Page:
Lisa Chow is the economics reporter at WNYC. She tries to explore in her stories surprising aspects of New York’s many economies—in plain view or hidden, in neighborhoods or sectors.
Politicians and economists have long said New York City's economy is extremely dependent on Wall Street — but new numbers from the New York Federal Reserve suggest that may be changing.
In a press briefing Friday, economists at the New York Fed said during every recovery since the 1970s, Wall Street started gaining jobs before Main Street except in this last boom-bust cycle.
This time, the upturn on Main Street started in late 2009, four months before it did on Wall Street.
"It reflects underlying strength in sectors outside Wall Street," said Jason Bram, senior economist at the New York Fed.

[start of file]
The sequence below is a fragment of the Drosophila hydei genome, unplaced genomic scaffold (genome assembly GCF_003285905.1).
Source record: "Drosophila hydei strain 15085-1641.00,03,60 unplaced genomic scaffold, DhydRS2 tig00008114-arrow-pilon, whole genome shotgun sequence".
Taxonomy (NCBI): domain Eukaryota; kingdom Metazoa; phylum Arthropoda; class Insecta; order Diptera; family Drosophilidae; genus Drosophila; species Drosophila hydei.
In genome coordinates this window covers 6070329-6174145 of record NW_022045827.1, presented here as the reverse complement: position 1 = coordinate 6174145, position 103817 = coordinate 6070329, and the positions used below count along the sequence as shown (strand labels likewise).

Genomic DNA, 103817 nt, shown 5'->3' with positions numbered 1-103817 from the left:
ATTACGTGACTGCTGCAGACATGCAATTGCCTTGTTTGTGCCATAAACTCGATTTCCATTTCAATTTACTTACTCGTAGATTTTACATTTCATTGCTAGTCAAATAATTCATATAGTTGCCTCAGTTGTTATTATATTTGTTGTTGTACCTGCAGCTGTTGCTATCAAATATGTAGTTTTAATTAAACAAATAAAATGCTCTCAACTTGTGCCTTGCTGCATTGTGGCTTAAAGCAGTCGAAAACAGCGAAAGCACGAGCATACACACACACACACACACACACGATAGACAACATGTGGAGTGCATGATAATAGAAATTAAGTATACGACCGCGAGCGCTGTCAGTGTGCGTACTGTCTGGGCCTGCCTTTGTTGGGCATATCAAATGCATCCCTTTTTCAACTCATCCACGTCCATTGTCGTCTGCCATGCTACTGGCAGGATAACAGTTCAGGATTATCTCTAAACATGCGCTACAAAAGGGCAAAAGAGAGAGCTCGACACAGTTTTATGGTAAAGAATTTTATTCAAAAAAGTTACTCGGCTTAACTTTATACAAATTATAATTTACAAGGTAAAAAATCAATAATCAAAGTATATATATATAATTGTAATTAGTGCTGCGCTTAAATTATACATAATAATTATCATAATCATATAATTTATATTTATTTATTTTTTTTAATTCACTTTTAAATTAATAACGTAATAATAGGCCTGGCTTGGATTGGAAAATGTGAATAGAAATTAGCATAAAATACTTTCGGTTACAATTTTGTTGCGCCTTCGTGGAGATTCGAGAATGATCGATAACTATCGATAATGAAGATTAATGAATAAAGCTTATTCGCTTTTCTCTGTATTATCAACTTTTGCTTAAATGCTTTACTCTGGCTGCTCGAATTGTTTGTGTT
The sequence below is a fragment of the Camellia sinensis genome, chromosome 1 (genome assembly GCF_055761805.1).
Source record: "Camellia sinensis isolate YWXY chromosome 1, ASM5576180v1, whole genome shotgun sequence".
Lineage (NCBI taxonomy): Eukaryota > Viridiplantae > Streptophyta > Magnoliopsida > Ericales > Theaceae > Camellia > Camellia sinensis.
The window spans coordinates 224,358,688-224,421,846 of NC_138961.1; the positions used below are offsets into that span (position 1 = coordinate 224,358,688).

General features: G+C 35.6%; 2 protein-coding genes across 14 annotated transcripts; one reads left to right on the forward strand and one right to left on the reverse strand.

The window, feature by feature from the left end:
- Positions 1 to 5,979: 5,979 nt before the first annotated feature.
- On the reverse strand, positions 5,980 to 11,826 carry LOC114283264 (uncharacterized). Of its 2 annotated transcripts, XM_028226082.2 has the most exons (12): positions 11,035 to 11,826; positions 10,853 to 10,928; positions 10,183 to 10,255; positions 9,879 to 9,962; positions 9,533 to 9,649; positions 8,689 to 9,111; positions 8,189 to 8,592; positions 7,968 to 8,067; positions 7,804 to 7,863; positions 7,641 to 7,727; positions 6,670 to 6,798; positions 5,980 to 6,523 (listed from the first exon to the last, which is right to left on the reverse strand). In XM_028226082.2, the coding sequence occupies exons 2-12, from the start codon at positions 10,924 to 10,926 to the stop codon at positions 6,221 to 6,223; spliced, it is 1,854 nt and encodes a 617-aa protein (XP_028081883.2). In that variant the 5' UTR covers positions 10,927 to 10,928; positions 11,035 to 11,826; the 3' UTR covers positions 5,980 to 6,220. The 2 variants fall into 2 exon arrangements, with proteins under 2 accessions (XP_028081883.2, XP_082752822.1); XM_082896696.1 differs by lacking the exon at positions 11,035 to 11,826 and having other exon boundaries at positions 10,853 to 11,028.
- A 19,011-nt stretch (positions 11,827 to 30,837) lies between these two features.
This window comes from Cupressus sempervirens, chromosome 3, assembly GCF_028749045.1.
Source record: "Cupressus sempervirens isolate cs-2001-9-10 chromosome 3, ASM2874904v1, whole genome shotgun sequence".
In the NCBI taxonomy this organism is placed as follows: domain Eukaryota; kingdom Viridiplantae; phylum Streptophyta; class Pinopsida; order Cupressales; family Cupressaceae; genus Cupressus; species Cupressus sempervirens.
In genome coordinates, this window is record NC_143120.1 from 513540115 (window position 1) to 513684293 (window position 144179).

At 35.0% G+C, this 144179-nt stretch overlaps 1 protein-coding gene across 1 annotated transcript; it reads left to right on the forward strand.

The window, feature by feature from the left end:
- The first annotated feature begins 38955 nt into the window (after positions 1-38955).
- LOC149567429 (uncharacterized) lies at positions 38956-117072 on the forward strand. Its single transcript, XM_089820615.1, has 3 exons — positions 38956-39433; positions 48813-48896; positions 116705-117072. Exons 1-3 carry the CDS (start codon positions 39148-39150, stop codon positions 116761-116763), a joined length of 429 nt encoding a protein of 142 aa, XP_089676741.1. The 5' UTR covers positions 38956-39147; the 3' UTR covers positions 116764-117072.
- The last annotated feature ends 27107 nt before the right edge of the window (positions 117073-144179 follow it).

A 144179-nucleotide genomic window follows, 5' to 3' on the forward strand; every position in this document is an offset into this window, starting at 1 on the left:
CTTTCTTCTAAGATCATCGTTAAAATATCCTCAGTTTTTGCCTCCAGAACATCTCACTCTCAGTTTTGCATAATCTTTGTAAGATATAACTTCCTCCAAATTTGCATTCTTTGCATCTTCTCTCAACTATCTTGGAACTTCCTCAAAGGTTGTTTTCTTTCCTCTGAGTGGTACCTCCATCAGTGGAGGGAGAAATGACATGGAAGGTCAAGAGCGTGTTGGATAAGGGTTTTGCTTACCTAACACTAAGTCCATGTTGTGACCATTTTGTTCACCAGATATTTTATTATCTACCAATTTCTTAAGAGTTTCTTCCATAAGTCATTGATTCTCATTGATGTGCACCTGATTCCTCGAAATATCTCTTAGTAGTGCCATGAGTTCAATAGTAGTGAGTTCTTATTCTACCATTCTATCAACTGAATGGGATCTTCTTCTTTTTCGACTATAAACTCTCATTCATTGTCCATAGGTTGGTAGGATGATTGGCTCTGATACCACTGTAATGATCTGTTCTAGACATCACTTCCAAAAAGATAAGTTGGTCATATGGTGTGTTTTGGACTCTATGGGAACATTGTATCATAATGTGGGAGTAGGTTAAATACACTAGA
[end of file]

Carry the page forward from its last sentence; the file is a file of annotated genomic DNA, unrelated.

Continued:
The Fed's economists were reluctant to speculate further on why employment on Main Street grew before it did in the city's financial industry, but the president of the New York Fed, William Dudley, said tourism — not Wall Street — has helped drive job growth for restaurants, hotels and retail stores.
"The city is now very attractive from a tourist's perspective," Dudley said. "I think the economy is becoming a little bit more diversified, a little bit less dependent on the finance sector."
Since February 2010, Wall Street has added 10,300 jobs. Retail, leisure and hospitality have gained nearly twice that.
Wall Street accounts for 5 percent of employment and 25 percent of total income earned in New York City.